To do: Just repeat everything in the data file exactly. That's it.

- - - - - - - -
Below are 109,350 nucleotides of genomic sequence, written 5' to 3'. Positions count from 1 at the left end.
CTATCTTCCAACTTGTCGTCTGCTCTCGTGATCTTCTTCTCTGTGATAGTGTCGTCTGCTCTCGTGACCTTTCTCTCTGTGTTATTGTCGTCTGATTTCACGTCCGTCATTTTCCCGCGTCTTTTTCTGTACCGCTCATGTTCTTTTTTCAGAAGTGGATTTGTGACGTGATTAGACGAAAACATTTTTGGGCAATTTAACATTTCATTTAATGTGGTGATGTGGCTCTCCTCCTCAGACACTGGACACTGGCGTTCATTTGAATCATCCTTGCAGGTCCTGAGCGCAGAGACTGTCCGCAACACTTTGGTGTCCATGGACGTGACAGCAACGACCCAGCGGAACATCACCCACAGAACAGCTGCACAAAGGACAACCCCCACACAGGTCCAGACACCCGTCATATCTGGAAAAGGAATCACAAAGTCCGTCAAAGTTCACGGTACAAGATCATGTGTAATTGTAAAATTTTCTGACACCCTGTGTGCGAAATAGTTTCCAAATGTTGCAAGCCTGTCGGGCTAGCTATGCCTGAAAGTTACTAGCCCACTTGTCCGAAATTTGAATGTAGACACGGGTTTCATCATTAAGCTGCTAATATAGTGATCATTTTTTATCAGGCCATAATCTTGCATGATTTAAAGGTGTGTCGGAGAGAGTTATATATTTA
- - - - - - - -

Below are 109,350 nucleotides of genomic sequence, written 5' to 3'. Positions count from 1 at the left end.
CTATCTTCCAACTTGTCGTCTGCTCTCGTGATCTTCTTCTCTGTGATAGTGTCGTCTGCTCTCGTGACCTTTCTCTCTGTGTTATTGTCGTCTGATTTCACGTCCGTCATTTTCCCGCGTCTTTTTCTGTACCGCTCATGTTCTTTTTTCAGAAGTGGATTTGTGACGTGATTAGACGAAAACATTTTTGGGCAATTTAACATTTCATTTAATGTGGTGATGTGGCTCTCCTCCTCAGACACTGGACACTGGCGTTCATTTGAATCATCCTTGCAGGTCCTGAGCGCAGAGACTGTCCGCAACACTTTGGTGTCCATGGACGTGACAGCAACGACCCAGCGGAACATCACCCACAGAACAGCTGCACAAAGGACAACCCCCACACAGGTCCAGACACCCGTCATATCTGGAAAAGGAATCACAAAGTCCGTCAAAGTTCACGGTACAAGATCATGTGTAATTGTAAAATTTTCTGACACCCTGTGTGCGAAATAGTTTCCAAATGTTGCAAGCCTGTCGGGCTAGCTATGCCTGAAAGTTACTAGCCCACTTGTCCGAAATTTGAATGTAGACACGGGTTTCATCATTAAGCTGCTAATATAGTGATCATTTTTTATCAGGCCATAATCTTGCATGATTTAAAGGTGTGTCGGAGAGAGTTATATATTTA